The skies over South Texas are about to get a lot more crowded after drone researchers at a Texas university were granted more airspace to test and fly their unmanned aircraft.
The Federal Aviation Administration recently approved a new range for the Lone Star Unmanned Aircraft Systems Center at Texas A&M University-Corpus Christi, providing the researchers with around 290 flying days a year over mountains, high deserts, agriculture, coastal and maritime topographies, including the Gulf of Mexico and other virtually unpopulated regions.
“South Texas meets a lot of the criteria for the FAA,” Ron George, the senior research development officer at Texas A&M-Corpus Christi told Fox News Latino. “It’s sparsely populated, it’s got a lot of different geographical features … and one of the criteria for the FAA is a lot of diversity in geographical features.”
Texas is among six states designated by the FAA to develop test sites for drones, and the university has a number of sites throughout the state. The testing is seen as a critical step in a blossoming industry that could be worth billions of dollars and result in thousands of unmanned aircraft working in commercial and research applications.
“The industry is demanding that drones are allowed in the air for business purposes,” George said. “Oil and gas companies want to survey their pipelines ... agriculture wants to use unmanned aircraft as well.”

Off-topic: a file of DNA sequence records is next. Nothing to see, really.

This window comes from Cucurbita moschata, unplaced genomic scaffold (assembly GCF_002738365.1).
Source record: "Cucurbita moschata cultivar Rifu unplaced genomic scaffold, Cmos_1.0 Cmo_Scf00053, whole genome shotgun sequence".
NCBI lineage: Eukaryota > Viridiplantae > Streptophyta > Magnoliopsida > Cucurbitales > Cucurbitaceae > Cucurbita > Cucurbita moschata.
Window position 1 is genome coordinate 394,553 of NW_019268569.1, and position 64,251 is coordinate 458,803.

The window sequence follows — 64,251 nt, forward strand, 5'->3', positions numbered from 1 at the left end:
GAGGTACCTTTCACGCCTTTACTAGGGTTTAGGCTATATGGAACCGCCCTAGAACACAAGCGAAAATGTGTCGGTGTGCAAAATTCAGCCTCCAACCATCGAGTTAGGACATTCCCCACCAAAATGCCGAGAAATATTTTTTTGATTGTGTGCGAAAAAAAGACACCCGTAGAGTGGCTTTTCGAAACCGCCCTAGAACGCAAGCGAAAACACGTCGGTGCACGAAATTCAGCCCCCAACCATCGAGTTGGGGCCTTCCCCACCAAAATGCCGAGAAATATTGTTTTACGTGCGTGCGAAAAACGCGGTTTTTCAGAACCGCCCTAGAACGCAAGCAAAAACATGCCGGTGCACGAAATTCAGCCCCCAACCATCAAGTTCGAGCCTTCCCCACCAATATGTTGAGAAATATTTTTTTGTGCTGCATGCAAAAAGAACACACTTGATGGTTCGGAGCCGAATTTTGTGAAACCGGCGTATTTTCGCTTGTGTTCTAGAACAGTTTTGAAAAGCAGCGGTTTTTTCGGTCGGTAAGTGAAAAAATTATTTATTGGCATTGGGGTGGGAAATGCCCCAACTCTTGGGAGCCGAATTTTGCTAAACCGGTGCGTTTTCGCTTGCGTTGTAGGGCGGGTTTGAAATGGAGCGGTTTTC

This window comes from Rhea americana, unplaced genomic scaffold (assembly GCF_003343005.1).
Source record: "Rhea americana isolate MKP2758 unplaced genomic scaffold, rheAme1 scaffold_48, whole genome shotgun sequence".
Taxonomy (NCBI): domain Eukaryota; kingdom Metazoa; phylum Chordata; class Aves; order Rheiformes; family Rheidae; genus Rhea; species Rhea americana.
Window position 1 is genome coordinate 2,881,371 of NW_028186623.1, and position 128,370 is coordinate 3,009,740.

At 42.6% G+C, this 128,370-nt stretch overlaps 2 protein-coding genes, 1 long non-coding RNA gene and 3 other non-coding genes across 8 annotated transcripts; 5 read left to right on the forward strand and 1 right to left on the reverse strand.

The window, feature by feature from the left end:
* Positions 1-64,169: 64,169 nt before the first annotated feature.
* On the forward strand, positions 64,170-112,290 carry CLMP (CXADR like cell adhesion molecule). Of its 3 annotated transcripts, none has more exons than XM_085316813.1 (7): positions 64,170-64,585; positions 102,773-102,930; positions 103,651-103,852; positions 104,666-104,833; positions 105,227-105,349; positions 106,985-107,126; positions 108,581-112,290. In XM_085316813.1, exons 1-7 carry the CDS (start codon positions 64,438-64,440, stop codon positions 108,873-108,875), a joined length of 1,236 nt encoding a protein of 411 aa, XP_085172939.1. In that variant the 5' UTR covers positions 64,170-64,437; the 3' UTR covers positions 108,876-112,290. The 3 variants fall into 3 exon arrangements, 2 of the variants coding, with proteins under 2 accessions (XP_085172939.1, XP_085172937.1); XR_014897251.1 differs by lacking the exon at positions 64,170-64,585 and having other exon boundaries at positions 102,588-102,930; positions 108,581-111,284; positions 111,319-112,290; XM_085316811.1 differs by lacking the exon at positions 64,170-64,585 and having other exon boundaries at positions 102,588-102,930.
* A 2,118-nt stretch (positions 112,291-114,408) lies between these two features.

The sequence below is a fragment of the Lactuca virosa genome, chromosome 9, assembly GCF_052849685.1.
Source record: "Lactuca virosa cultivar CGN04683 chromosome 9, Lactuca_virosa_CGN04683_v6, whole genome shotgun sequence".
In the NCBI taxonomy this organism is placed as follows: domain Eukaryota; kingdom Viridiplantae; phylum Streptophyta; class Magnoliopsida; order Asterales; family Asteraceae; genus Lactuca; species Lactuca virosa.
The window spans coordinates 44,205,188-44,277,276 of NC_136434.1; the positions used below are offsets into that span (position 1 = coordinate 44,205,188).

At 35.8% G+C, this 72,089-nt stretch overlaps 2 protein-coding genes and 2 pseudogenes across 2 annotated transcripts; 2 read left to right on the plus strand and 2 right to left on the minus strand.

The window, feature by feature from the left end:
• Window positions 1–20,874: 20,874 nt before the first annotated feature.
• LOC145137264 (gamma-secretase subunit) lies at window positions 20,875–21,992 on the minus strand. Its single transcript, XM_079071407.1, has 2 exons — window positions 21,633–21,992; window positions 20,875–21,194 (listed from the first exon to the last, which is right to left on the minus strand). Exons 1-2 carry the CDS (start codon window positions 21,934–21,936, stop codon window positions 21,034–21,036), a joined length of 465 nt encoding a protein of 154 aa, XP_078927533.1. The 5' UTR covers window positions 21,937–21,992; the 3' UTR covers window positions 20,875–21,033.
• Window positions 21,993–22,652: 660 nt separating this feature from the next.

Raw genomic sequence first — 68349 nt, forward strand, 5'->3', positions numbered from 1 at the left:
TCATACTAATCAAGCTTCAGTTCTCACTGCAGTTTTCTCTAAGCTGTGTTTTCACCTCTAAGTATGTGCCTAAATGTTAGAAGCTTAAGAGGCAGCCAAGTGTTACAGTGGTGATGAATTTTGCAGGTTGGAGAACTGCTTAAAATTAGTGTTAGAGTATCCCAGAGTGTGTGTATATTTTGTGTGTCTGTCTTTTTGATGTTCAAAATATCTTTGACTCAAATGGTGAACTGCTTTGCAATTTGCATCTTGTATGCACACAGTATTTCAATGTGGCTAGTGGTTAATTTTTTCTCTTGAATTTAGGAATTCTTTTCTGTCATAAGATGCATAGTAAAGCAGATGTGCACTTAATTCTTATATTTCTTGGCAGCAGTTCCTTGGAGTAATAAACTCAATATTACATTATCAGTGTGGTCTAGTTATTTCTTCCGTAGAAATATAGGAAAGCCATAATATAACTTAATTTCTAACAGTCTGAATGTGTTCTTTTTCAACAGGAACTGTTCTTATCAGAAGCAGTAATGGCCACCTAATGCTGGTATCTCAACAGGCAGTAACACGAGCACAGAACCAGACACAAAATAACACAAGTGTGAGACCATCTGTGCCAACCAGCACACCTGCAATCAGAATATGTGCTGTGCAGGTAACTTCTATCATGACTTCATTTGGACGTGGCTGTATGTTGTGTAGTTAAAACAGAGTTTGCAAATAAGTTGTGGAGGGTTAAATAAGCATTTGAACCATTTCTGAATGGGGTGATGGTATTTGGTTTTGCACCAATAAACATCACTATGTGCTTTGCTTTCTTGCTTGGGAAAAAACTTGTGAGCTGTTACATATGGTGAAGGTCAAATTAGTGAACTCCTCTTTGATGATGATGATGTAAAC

The Texas A&M center provides data to the FAA, the agency that develops the rules, processes and procedures required to safely operate UAS, commonly called drones, in the national airspace. Since the site designation in December of last year, the Lone Star Center has received inquiries from more than 60 private companies and other organizations that want to test and research aircraft, software or other possible uses for unmanned aircraft.
In 2012, Congress passed legislation directing the FAA to integrate unmanned aerial systems into the nation's airspace by 2015. The test sites, like the one in South Texas, are the FAA's way of gathering data to deal with privacy and safety issues, like how to keep the drones from flying into other objects.
The military and some law enforcement agencies already employ the devices, but the FAA doesn't currently allow commercial use of drones. While the FAA is working to develop the guidelines for use by the end of 2015, officials concede the project may take longer. The agency projects some 7,500 commercial drones could be aloft within five years of getting widespread access to the skies above America.
Texas is also one of the front lines for military and law enforcement drone use, as the Department of Homeland Security and Immigration and Customs Enforcement uses drones to patrol for undocumented immigrants and drug traffickers illegally crossing the border between the Lone Star state and Mexico. The federal government also uses Texas as a jump-off point for drones used in drug interdictions throughout the Caribbean.
Texas Gov. Rick Perry has called on the administration of President Barack Obama saying it needs to get much tougher on the U.S.-Mexico border by putting more drones in the air to secure it.
The use of drones along the U.S. borders with Canada and Mexico began several years ago. The U.S. Customs and Border Protection currently has eight Predators in the skies along the northern and southern borders with an additional two drones patrolling the Caribbean.
The drones don't currently carry weapons, just high-tech cameras used for surveillance purposes. But critics of the use of drones for border security point to agency statistics to show the machines are not cost-effective because they lead to a relatively small number of migrant arrests and drug seizures.
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